Finding your why
A good reason to go to grad school
I was about 19 years old when my friend and I made plans to bike 70 miles to a state park in our area, camp for the night, and take the train home. My parents were afraid that we would get hurt or lost, so they suggested that I shouldn’t go. I appreciated their caution, but it dawned on me that it was ultimately my decision. I was stubborn, so I went on the trip. I had a blast and came home safe and sound. I’ve always appreciated my parents’ advice, but eventually I had to start balancing their advice with my own decisions. This life lesson is important to keep in mind for other adult-life decisions, such as the decision to go to grad school.
If your parents are making you go to grad school, you will probably be miserable and quit shortly into the five (or more) year commitment. Grad school is so consuming and strenuous at times that it requires an extremely high level of motivation to keep going. If you have a good answer to the question “why am I here?” you will find the motivation to struggle through the ups and the downs to the finish line of graduation.
Finding my “why” started early on. I began college thinking I would earn a degree in nuclear engineering and find a job in industry right away. To that end, I did the logical thing and completed some undergraduate internships. During those internships, I looked around at who I was working with and gained a lot of insight into my future career path. It struck me that the employees who had a Bachelor degree ran a lot of code and did analysis on the results. But the employees who had a PhD understood the physics behind the codes, wrote the codes, fixed them, and coached other people how to use them. I immediately knew I wanted that job. In order to get that job, I obviously needed a PhD.
When I have a bad day at MIT (or, say, a bad month), I remember the reason why I’m here. I’m here because I won’t be happy with the jobs I can get if I don’t graduate. I really want to do PhD level work, and that motivates me to cross the finish line. It has gotten easier as the years have gone by. Now that I’m a 5th year grad student, that finish line seems a lot closer. It wasn’t so easy during my first semester.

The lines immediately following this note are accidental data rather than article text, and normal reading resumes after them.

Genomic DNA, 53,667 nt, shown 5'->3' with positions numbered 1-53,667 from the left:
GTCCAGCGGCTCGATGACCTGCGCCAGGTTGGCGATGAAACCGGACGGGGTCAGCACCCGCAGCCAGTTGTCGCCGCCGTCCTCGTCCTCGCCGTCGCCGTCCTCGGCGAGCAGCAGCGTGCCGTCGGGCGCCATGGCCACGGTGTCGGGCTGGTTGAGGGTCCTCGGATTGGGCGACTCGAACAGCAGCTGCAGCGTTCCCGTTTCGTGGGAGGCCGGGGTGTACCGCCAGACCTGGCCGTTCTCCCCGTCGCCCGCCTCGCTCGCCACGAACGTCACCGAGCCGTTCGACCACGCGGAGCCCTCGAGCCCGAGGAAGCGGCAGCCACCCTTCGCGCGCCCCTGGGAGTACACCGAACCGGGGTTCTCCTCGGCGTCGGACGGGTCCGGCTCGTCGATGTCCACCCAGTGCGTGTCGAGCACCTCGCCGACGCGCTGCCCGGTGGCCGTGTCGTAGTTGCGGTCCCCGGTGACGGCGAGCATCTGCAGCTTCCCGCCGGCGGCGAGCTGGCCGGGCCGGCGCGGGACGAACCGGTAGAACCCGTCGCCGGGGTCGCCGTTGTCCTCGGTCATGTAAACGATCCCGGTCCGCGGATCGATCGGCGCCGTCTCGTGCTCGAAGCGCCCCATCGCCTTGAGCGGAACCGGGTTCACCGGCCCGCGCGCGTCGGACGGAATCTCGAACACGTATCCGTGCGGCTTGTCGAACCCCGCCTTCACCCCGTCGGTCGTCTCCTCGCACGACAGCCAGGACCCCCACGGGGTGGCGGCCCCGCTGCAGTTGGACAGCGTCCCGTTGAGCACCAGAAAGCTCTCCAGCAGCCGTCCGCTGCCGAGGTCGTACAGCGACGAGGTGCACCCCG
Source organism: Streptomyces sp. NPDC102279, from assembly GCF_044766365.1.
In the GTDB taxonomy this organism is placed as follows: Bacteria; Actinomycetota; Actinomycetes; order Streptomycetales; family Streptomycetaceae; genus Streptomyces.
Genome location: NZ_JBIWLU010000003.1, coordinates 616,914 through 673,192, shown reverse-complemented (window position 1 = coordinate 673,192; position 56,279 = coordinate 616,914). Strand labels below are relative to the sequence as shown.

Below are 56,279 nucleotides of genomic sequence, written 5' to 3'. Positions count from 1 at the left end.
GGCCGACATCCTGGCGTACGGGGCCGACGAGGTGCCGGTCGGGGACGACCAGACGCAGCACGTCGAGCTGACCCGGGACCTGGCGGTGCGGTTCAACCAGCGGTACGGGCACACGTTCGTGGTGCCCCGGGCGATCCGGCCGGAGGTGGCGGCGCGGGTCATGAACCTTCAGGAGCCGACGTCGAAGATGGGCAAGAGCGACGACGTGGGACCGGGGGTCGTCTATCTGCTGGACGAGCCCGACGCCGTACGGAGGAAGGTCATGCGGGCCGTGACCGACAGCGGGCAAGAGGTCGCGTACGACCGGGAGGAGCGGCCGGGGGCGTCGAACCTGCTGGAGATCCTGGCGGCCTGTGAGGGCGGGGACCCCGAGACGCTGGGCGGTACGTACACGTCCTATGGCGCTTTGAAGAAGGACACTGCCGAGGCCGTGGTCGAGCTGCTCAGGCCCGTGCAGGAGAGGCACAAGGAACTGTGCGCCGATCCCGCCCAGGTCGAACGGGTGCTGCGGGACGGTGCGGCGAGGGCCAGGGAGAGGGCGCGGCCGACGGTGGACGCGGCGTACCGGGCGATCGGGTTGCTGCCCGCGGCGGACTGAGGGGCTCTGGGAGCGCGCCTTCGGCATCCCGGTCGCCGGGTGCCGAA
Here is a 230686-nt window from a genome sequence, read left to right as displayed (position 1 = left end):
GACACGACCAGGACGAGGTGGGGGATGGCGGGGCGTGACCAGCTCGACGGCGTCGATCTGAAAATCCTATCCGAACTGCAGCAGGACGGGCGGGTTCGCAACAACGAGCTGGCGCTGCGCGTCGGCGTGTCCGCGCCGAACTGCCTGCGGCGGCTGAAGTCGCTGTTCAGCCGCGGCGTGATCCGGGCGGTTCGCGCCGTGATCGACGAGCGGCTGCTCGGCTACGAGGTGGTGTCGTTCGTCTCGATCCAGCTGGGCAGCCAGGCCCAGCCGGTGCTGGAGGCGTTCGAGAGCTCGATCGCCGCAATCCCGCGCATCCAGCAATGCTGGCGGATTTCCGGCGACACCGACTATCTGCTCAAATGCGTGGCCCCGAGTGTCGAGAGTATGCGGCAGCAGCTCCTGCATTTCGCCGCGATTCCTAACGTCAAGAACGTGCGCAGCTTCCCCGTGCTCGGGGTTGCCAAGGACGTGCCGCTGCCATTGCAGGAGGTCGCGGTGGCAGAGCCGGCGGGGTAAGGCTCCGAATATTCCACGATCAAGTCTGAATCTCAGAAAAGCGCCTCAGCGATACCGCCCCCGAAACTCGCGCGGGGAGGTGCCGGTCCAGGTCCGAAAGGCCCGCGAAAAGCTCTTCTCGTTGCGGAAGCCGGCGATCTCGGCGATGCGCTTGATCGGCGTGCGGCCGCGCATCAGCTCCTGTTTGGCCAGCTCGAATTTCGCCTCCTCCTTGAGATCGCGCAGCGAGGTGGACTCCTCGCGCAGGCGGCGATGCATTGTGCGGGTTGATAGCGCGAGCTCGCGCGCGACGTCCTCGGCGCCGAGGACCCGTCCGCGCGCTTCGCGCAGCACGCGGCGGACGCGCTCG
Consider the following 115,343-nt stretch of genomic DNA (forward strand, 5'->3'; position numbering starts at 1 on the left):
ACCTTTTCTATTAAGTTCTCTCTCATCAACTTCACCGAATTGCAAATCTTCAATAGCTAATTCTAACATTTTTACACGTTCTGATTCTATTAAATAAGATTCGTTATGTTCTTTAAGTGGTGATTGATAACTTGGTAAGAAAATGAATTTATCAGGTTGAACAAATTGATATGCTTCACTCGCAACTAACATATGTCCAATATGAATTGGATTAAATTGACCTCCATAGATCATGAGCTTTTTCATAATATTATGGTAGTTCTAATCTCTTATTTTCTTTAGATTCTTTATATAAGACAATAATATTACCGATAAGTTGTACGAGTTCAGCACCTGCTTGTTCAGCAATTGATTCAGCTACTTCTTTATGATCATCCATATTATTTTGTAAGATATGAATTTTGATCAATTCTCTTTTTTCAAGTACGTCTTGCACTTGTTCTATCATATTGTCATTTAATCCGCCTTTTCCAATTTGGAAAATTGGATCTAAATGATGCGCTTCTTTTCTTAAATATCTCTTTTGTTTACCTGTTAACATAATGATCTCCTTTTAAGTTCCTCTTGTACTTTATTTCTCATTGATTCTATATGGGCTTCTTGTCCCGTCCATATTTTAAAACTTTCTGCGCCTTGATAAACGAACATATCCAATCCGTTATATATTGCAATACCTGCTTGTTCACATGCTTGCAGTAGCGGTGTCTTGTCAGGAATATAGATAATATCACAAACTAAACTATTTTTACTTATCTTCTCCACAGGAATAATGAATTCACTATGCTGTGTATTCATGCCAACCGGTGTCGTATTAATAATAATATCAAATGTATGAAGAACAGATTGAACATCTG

One of my worst days in grad school was a few weeks into the first year. In the same day, I scored a C in my first exam at MIT and received criticism on a paper draft from my advisor. On one hand, it was so demoralizing to have a failure in both coursework and research so early on, but on the other hand, it was early enough in the semester that I had time to correct course. Because I had a good reason to stay in grad school, I decided to pick myself up. I gave myself the rest of the day off (and yes, I spent a good portion of that day crying), and then I addressed my advisor’s comments on my paper and started studying for the next exam right away. In the end, I brought up my grade in the class, and the paper was accepted to a conference a few weeks later.
My grad years have given me other “Terrible, Horrible, No Good, Very Bad Days” (similar to the ones described in one of my favorite children’s books by Judith Viorst). But my motivation to move past them has always been bigger than those bad circumstances. When MIT has me down, I keep my goals front and center to find the energy to get through to the next semester. When a really great, wonderful, and encouraging day comes along, I really feel like I belong at MIT. So far, my best day ever was the day I made a major breakthrough debugging a code I needed for my research. I spent several months on the issue, knowing that other students had tried and failed to fix it. When I would fix one bug, a bigger one would emerge, and I felt doomed to failure. One day, I was getting pretty close to fixing another issue in the code when I had to stop to run to a meeting with my advisor. He wanted an update on the code, so I pulled out my laptop to show him the bug I was trying to resolve, and I quickly made the code change I hadn’t had time to make before the meeting. Believing that this fix would just lead to another problem, like usual, we were both shocked to see that the fix was the final end to my seemingly endless problem! We both broke out in huge smiles and laughed together! I skipped all the way home, and I was so proud to hear that my advisor was sharing the news with other students in my group. Eventually, I ran real-world problems with this code and won a Best Paper award at a conference with my results.
Debugging code sometimes feels like the perfect analogy for grad school. Debugging is often frustrating and opaque, and you usually have no one but yourself to blame, as you were the one who accidentally put the bug there in the first place. But when the bug is resolved and the code is clean and correct, you feel like you are unstoppable! The more experience you develop debugging codes, the easier the next bug becomes to fix. That’s how the last four years of grad school have gone for me. At first, my problems always stopped me in my tracks, and I was easily depressed. Now I know that I have surpassed every previous obstacle, so when I run into an issue, I know that I will overcome this obstacle as well. Now, you would never waste your time debugging a useless code. The same goes for grad school: why would you push through the hard times if you didn’t really want or need the degree? So find your motivation, and learn how to rely on this overarching purpose to get through the good, the bad, and the ugly of grad school.
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